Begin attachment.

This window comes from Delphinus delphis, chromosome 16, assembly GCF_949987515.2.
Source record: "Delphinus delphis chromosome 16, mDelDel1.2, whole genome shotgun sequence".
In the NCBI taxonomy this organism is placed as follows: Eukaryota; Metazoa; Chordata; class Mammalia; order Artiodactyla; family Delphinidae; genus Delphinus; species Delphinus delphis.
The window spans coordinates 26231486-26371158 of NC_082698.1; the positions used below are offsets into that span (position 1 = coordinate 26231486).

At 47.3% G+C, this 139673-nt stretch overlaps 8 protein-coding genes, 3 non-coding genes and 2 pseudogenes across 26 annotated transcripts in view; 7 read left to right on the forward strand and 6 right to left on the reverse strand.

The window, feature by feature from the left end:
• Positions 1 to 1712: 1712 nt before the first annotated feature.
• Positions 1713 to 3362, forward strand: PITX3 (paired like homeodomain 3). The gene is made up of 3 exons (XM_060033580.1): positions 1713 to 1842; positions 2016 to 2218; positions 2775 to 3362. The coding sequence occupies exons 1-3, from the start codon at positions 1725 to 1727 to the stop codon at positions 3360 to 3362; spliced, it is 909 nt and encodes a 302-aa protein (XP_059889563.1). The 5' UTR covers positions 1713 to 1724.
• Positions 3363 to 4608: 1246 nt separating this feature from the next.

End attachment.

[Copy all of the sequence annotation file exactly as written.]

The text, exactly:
This window comes from Delphinus delphis, chromosome 16, assembly GCF_949987515.2.
Source record: "Delphinus delphis chromosome 16, mDelDel1.2, whole genome shotgun sequence".
In the NCBI taxonomy this organism is placed as follows: Eukaryota; Metazoa; Chordata; class Mammalia; order Artiodactyla; family Delphinidae; genus Delphinus; species Delphinus delphis.
The window spans coordinates 26231486-26371158 of NC_082698.1; the positions used below are offsets into that span (position 1 = coordinate 26231486).

At 47.3% G+C, this 139673-nt stretch overlaps 8 protein-coding genes, 3 non-coding genes and 2 pseudogenes across 26 annotated transcripts in view; 7 read left to right on the forward strand and 6 right to left on the reverse strand.

The window, feature by feature from the left end:
• Positions 1 to 1712: 1712 nt before the first annotated feature.
• Positions 1713 to 3362, forward strand: PITX3 (paired like homeodomain 3). The gene is made up of 3 exons (XM_060033580.1): positions 1713 to 1842; positions 2016 to 2218; positions 2775 to 3362. The coding sequence occupies exons 1-3, from the start codon at positions 1725 to 1727 to the stop codon at positions 3360 to 3362; spliced, it is 909 nt and encodes a 302-aa protein (XP_059889563.1). The 5' UTR covers positions 1713 to 1724.
• Positions 3363 to 4608: 1246 nt separating this feature from the next.